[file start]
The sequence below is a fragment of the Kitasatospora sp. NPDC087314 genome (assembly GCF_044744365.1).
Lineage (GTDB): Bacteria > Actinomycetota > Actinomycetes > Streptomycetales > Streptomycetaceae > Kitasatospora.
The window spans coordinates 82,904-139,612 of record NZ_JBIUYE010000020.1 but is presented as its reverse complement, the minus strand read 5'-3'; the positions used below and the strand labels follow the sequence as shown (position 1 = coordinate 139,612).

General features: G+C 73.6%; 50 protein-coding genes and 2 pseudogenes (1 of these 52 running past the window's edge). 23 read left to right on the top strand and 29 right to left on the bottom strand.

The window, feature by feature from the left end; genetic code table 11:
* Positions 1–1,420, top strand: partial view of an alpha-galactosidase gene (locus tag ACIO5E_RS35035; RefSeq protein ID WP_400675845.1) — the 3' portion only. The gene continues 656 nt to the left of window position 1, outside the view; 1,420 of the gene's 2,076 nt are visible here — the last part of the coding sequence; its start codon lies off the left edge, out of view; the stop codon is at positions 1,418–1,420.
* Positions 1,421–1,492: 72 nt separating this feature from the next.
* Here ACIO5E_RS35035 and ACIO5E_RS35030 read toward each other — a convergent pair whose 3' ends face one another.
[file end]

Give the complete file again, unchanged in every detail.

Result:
The sequence below is a fragment of the Kitasatospora sp. NPDC087314 genome (assembly GCF_044744365.1).
Lineage (GTDB): Bacteria > Actinomycetota > Actinomycetes > Streptomycetales > Streptomycetaceae > Kitasatospora.
The window spans coordinates 82,904-139,612 of record NZ_JBIUYE010000020.1 but is presented as its reverse complement, the minus strand read 5'-3'; the positions used below and the strand labels follow the sequence as shown (position 1 = coordinate 139,612).

General features: G+C 73.6%; 50 protein-coding genes and 2 pseudogenes (1 of these 52 running past the window's edge). 23 read left to right on the top strand and 29 right to left on the bottom strand.

The window, feature by feature from the left end; genetic code table 11:
* Positions 1–1,420, top strand: partial view of an alpha-galactosidase gene (locus tag ACIO5E_RS35035; RefSeq protein ID WP_400675845.1) — the 3' portion only. The gene continues 656 nt to the left of window position 1, outside the view; 1,420 of the gene's 2,076 nt are visible here — the last part of the coding sequence; its start codon lies off the left edge, out of view; the stop codon is at positions 1,418–1,420.
* Positions 1,421–1,492: 72 nt separating this feature from the next.
* Here ACIO5E_RS35035 and ACIO5E_RS35030 read toward each other — a convergent pair whose 3' ends face one another.